Louisiana's Latest Abortion Law Has Been Blocked By The Supreme Court — For Now

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Legislation with the potential to reduce the number of doctors able to perform abortion procedures in the state of Louisiana has been temporarily blocked from going into effect on Monday by the Supreme Court. In an order issued late Friday, the Supreme Court delayed a ruling on a Louisiana abortion law requiring doctors who perform abortions to have admitting privileges at a hospital within 30 miles of where the procedure will be performed.

In the order, Justice Samuel A. Alito, Jr. ordered the Fifth Circuit Court of Appeals to stay its ruling on the law's constitutionality until Feb. 7. According to Justice Alito, Supreme Court justices needed time to review filings regarding an application for a stay that had only been completed Friday. However, Justice Alito was quick to stress in the order that the court's decision to delay the lower court's ruling did "not reflect any view regarding the merits of the petition" for review that "applicants" have said they would file.

The law, known as the Unsafe Abortion Protection Act, was passed in 2014 and set to take effect Monday despite having being previously struck down by the U.S. District Court for the Middle District of Louisiana. According to CNN, the lower court ruled against the law in 2017, citing its potential to reduce the number of abortion providers and "place added stress" on whatever facilities remained open. The state appealed that ruling, arguing that the law seeks only to ensure high-level physician competence, and, in October, a three-judge panel for the Fifth Circuit Court of Appeals upheld the law. The full court refused to hear the case.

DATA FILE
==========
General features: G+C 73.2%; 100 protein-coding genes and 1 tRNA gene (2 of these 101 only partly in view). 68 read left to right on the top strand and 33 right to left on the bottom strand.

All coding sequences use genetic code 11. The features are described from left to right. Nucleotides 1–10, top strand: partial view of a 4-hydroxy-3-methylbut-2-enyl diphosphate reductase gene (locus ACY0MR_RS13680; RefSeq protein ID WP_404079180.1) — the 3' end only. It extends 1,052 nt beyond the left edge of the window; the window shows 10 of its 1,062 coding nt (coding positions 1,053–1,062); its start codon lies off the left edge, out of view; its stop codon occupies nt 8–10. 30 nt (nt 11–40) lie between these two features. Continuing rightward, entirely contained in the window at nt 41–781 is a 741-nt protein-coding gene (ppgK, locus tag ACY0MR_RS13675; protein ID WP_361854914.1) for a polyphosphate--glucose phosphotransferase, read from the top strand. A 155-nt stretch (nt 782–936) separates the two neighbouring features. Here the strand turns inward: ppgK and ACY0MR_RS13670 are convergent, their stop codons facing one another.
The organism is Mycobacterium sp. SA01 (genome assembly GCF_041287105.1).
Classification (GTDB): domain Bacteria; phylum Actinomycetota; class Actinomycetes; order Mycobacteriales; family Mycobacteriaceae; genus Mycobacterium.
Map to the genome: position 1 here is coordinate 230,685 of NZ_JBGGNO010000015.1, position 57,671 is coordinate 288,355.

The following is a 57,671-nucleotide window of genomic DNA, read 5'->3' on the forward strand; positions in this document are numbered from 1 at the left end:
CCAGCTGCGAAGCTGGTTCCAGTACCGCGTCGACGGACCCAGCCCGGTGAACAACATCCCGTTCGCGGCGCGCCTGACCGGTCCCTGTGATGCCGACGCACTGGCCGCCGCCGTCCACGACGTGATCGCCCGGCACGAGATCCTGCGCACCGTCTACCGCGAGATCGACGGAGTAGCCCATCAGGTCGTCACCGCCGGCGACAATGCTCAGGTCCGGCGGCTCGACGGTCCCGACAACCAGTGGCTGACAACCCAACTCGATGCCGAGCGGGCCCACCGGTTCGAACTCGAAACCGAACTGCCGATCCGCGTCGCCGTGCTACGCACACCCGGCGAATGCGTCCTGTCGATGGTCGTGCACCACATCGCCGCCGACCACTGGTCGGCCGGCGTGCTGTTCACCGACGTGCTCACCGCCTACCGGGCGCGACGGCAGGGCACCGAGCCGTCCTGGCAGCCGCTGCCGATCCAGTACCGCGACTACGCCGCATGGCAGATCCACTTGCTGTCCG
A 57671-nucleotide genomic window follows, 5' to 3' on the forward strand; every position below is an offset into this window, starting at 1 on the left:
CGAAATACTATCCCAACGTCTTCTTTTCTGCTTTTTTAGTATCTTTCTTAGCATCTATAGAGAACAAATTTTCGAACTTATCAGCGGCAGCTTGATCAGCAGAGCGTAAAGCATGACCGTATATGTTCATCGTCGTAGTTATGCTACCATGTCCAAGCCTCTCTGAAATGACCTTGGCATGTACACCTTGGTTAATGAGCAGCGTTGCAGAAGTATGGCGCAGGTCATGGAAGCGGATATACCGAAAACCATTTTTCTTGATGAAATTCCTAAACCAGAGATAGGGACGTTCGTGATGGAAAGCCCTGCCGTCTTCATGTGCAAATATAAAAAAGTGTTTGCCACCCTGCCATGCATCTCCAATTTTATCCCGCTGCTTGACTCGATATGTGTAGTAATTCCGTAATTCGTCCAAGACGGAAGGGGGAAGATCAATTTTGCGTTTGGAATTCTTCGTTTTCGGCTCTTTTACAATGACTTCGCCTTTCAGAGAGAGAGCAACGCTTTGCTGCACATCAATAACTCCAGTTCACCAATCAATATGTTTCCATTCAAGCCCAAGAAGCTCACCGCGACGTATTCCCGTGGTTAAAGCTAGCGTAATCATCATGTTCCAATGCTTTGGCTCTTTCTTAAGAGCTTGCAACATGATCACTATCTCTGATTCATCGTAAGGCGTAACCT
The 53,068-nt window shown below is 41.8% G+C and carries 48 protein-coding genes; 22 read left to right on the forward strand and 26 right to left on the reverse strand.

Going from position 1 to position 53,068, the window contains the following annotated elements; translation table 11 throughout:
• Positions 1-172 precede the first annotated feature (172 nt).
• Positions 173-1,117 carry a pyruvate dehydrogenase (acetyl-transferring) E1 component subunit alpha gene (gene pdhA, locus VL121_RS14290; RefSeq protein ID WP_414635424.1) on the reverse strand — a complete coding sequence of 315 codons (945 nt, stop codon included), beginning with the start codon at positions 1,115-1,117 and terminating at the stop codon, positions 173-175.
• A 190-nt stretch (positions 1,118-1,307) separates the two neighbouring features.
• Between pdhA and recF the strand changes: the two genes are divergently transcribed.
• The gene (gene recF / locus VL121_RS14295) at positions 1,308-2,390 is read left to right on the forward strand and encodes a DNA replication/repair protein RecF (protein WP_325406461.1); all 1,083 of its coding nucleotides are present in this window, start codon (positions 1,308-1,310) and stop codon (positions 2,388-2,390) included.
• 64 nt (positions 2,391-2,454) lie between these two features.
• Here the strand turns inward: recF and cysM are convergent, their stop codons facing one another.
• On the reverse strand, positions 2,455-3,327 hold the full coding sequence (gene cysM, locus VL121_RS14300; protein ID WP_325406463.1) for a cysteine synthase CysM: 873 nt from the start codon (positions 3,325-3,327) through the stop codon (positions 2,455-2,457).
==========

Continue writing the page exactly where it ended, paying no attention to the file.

But in an op-ed for The New York Times, Center for Reproductive Rights President Nancy Northup has called the restriction "medically unnecessary." She argued that the law may reduce the number of doctors who provide abortions "down to one or two ... for nearly a million women of reproductive age across the state" if it is allowed to take effect. Northup went on to argue that the law would make abortion "available only in theory for women in Louisiana."

The Center for Reproductive Rights has filed the emergency motion asking the Supreme Court to stay the law. They're hoping the court will ultimately strike down the Louisiana law, as it did with a similar law in Texas a few years ago. According to NBC, the Supreme Court struck down the law in Texas in a 5-3 ruling, arguing that it placed obstacles in front of women seeking access to abortion without providing medical benefits in turn. Since that ruling, however, President Donald Trump has placed two conservative justices — Neil M. Gorsuch and Brett M. Kavanaugh — on the bench, potentially shifting the court to the right on issues such as abortion and reproductive rights.

As of Friday, however, it was unclear if the Supreme Court would take up the case as orders like the one issued by Justice Alito are, while not incredibly common, sometimes made to allow the justices more time for consideration.